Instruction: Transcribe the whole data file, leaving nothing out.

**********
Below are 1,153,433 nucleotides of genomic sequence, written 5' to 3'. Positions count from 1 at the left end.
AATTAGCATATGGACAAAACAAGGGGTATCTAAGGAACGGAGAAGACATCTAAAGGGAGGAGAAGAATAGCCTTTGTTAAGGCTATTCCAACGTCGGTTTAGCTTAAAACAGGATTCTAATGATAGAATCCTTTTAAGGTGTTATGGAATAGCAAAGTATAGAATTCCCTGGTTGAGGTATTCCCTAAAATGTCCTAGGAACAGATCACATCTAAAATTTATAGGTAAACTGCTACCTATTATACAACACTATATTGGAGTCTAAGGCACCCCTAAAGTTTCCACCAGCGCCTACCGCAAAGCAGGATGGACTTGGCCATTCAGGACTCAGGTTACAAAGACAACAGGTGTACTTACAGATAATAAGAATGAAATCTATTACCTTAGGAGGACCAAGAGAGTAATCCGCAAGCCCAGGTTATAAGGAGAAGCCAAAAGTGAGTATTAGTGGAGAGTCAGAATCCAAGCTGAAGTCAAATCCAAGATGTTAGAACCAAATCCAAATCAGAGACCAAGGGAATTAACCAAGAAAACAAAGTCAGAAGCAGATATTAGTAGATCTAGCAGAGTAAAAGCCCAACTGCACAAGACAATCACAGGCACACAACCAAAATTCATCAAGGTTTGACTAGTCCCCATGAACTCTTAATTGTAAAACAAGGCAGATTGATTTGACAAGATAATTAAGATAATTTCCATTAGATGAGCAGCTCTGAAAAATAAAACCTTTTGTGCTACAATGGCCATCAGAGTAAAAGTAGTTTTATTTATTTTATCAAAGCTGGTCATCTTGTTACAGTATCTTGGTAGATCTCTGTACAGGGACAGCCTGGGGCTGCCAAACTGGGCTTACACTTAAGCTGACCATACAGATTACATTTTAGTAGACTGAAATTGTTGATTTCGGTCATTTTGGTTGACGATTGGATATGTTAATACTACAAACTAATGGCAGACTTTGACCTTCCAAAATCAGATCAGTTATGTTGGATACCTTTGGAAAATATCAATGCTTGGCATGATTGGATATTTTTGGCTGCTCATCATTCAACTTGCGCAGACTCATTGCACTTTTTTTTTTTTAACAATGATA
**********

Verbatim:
Below are 1,153,433 nucleotides of genomic sequence, written 5' to 3'. Positions count from 1 at the left end.
AATTAGCATATGGACAAAACAAGGGGTATCTAAGGAACGGAGAAGACATCTAAAGGGAGGAGAAGAATAGCCTTTGTTAAGGCTATTCCAACGTCGGTTTAGCTTAAAACAGGATTCTAATGATAGAATCCTTTTAAGGTGTTATGGAATAGCAAAGTATAGAATTCCCTGGTTGAGGTATTCCCTAAAATGTCCTAGGAACAGATCACATCTAAAATTTATAGGTAAACTGCTACCTATTATACAACACTATATTGGAGTCTAAGGCACCCCTAAAGTTTCCACCAGCGCCTACCGCAAAGCAGGATGGACTTGGCCATTCAGGACTCAGGTTACAAAGACAACAGGTGTACTTACAGATAATAAGAATGAAATCTATTACCTTAGGAGGACCAAGAGAGTAATCCGCAAGCCCAGGTTATAAGGAGAAGCCAAAAGTGAGTATTAGTGGAGAGTCAGAATCCAAGCTGAAGTCAAATCCAAGATGTTAGAACCAAATCCAAATCAGAGACCAAGGGAATTAACCAAGAAAACAAAGTCAGAAGCAGATATTAGTAGATCTAGCAGAGTAAAAGCCCAACTGCACAAGACAATCACAGGCACACAACCAAAATTCATCAAGGTTTGACTAGTCCCCATGAACTCTTAATTGTAAAACAAGGCAGATTGATTTGACAAGATAATTAAGATAATTTCCATTAGATGAGCAGCTCTGAAAAATAAAACCTTTTGTGCTACAATGGCCATCAGAGTAAAAGTAGTTTTATTTATTTTATCAAAGCTGGTCATCTTGTTACAGTATCTTGGTAGATCTCTGTACAGGGACAGCCTGGGGCTGCCAAACTGGGCTTACACTTAAGCTGACCATACAGATTACATTTTAGTAGACTGAAATTGTTGATTTCGGTCATTTTGGTTGACGATTGGATATGTTAATACTACAAACTAATGGCAGACTTTGACCTTCCAAAATCAGATCAGTTATGTTGGATACCTTTGGAAAATATCAATGCTTGGCATGATTGGATATTTTTGGCTGCTCATCATTCAACTTGCGCAGACTCATTGCACTTTTTTTTTTTTAACAATGATA